The Seedy Grapes from our old Vines

Most of the grapes our vines produce hardly manage to ripen; wasps and all kinds of insects attack them as soon as they start to blush.

This year, though, we managed to harvest quite a few bunches to fill two large baskets. But our grapes are what the locals call ‘krasostafyla’ (wine-grapes), sweet but filled with seeds and quite difficult to swallow.

 

Early this August, as we finished harvesting the almonds, we noticed quite a few nice bunches of grapes hanging from the old, robust vines that engulf the southern fence of our property, behind the lemon trees.  From these vines we mainly gather the tender grape leaves early in May, to stuff and make our trademark dolmades.

 

Usually the grapes our vines produce hardly manage to ripen; wasps and all kinds of insects attack them as soon as they start to blush. Come harvest time, we just find a few bunches of rotten, half-eaten grapes which are sweet but filled with seeds and difficult to swallow.

 

 

These vines are probably a remnant of the old vineyards our little valley was famous for; the dark grapes used to produce quite good wine in the old days, as I discovered researching the paper I wrote for the 2017 Oxford Symposium: (more…)

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BOILED Vegetables and Lunch at Claudia’s

With Claudia Roden, we expressed our happiness that boiling vegetables has at last become the IN thing to do!

Up until recently our book editors had stricken out of our recipes the mere mention of boiling any vegetables or greens, replacing it by ‘blanching’ or ‘steaming…’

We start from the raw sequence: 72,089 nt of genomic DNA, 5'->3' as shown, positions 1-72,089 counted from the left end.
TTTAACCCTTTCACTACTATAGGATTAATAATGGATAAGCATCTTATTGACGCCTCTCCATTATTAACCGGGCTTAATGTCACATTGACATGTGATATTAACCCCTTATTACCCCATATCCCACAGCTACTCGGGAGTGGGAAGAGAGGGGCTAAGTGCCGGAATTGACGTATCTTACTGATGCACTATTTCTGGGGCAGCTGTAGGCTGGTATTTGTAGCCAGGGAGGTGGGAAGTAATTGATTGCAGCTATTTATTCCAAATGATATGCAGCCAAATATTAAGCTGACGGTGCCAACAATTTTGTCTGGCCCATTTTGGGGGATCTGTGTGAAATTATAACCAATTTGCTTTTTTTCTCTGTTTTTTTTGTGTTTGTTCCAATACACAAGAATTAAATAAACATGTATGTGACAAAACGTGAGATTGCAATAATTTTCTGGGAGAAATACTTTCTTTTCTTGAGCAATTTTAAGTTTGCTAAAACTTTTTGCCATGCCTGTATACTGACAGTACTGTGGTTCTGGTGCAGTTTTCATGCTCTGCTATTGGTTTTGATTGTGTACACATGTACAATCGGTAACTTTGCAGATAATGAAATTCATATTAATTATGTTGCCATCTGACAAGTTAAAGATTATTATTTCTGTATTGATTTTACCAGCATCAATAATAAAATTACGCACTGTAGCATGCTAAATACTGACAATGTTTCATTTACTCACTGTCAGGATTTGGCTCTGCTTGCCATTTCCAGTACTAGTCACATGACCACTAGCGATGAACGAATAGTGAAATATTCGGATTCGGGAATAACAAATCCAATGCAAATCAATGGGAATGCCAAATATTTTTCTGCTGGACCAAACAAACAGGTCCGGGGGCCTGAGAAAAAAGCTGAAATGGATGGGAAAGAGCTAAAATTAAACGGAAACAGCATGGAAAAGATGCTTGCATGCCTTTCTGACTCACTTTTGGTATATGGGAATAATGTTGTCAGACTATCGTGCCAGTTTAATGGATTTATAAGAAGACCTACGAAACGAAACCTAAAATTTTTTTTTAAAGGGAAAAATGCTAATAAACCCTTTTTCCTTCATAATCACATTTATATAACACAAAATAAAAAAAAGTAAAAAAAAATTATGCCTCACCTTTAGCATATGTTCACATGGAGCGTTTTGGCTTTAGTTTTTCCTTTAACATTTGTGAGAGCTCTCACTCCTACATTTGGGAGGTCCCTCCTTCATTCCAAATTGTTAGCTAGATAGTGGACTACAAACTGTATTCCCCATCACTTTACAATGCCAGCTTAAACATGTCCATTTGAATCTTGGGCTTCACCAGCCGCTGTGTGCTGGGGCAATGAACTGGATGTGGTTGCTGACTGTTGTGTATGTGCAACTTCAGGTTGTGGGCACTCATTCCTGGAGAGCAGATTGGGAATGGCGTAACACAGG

“Today we are starting with a very controversial statement — I boil my vegetables,” writes José in his always exciting Newsletter Longer Tables with José Andrés. “You may not believe me, but it’s true! I would not lie about something important like this,” he continues. “I was shocked when I came to America and saw many restaurants and people, and even cookbooks, roasting the whole carrots and roasting whole beets and roasting all their tubers, including potatoes. I will not lie to you that more than once I told my friends: Are you crazy? Roasting carrots?” he writes.

Last week, after the end of the fascinating Symposium in Oxford I had the privilege to be invited for lunch by the symposium’s president, the unsurpassed food writer and researcher Claudia Roden –a friend since the early ‘90s.

 

It was a hot, humid day in London, and along with the brilliant Alicia Rios we sat at Claudia’s inspiring kitchen and enjoyed a lovely salad of boiled beets, asparagus, carrots, and zucchini, topped with fresh pea shoots, and accompanied by thick yogurt, before the main course of a fragrant bulgur pilaf with chickpeas, tomatoes, and eggplants that she has described in her fabulous book MED.

 

(more…)

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HORIATIKI, the peasant roots of Greek Salad

It is curious how a salad called ‘horiatiki’ became such a hit in Athens and all over the country. The term may be translated as ‘from the village,’ or ‘peasant,’ a welcome suggestion today as it brings to mind authentic good-quality foods, but when it was first introduced –probably in the 1960ies or early ‘70ies– the country was desperately trying to shed its agricultural, Eastern Mediterranean past, and become urban and European. It was common to dismiss a garment or a conduct as ‘horiatiki,’ not modern and worthy of the new urban middle class.

 

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Obviously, whoever first combined these basic ingredients created a salad delicious enough to be copied, improved upon and even exported and become a household dish all over the world!

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Apricot Tart with Rose Geranium Yogurt Mousse

In June, when we find plenty of lovely local apricots, we buy quite a lot and after eating the more ripe ones, we usually halve, pit and roast the rest, then freeze them to have at hand and make tarts, or top a flat bread, complementing them with spicy smoked cheese.

 

Make the mousse a day ahead, or even a couple of days before. When you are about to serve the dessert, assemble the pre-baked puff pastry and serve the mousse on the side.  

 

Serves 6-8   (more…)

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